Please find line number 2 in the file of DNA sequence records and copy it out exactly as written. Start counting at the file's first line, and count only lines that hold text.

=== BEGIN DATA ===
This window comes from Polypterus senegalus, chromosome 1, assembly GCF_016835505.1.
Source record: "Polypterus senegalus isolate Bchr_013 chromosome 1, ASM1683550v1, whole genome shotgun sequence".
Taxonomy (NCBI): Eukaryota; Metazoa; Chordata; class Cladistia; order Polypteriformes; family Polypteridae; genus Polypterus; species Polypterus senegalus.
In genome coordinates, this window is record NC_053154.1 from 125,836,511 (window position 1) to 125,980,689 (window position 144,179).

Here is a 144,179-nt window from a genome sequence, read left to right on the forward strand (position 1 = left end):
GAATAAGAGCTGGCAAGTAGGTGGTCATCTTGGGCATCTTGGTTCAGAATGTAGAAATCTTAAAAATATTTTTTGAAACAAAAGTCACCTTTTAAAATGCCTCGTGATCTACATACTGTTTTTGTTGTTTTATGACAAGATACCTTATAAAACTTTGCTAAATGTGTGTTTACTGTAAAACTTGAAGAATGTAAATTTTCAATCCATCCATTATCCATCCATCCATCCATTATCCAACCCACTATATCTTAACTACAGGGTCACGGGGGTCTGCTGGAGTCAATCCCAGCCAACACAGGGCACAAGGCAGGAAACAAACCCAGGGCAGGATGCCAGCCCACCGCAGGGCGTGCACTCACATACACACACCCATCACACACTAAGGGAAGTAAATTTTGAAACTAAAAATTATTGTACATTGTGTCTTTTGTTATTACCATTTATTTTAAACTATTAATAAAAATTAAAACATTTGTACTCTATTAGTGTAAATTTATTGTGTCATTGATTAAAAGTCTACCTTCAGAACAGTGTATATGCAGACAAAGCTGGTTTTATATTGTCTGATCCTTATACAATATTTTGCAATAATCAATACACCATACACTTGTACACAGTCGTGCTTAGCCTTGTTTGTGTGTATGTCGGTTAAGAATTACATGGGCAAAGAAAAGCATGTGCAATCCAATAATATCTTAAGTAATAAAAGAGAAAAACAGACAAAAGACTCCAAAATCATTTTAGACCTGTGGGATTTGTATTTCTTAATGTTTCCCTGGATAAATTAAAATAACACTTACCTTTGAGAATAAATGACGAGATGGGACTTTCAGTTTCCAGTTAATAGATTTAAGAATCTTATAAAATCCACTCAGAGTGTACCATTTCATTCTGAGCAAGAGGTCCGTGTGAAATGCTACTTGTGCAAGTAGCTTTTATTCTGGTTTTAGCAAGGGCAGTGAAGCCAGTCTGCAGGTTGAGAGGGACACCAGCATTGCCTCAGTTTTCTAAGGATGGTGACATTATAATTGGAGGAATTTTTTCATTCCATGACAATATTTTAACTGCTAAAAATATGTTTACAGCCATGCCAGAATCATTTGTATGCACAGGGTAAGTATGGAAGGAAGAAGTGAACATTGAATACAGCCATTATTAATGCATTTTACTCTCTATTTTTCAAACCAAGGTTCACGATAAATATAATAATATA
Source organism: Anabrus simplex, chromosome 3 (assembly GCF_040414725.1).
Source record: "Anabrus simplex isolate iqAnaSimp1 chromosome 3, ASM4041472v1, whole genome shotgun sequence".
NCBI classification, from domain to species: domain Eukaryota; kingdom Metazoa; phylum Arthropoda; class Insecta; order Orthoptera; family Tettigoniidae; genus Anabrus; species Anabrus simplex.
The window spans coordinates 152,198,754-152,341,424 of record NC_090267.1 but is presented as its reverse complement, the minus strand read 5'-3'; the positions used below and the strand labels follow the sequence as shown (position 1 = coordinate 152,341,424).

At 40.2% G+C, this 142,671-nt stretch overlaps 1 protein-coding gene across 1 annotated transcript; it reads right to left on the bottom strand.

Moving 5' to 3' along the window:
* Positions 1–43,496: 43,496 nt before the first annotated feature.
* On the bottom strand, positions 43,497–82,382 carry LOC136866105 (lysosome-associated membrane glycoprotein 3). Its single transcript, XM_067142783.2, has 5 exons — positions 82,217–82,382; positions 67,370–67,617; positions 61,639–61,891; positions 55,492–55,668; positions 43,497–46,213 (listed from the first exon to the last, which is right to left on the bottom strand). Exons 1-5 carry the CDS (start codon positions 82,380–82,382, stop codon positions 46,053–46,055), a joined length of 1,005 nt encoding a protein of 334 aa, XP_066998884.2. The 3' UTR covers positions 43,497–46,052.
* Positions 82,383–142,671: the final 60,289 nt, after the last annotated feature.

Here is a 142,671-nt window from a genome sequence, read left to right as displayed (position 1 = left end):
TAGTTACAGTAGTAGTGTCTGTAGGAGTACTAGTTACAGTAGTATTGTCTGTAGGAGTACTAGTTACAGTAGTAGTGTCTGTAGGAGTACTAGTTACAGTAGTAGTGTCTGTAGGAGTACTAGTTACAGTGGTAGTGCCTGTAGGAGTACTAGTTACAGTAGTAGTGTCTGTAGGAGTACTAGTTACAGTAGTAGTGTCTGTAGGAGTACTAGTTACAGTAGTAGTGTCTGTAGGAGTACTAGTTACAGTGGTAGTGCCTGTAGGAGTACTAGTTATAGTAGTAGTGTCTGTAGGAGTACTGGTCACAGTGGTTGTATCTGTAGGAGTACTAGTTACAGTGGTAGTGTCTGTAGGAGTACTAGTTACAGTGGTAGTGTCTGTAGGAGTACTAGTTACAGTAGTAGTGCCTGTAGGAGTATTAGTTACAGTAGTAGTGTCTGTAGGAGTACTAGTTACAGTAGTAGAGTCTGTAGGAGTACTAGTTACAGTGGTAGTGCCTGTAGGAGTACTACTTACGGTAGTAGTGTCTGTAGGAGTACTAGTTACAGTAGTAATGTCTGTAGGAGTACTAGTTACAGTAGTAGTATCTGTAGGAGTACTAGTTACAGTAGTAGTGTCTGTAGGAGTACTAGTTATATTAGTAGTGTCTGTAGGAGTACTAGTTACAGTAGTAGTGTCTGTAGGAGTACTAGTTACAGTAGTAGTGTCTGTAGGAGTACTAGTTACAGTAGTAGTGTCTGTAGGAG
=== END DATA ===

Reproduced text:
Source record: "Polypterus senegalus isolate Bchr_013 chromosome 1, ASM1683550v1, whole genome shotgun sequence".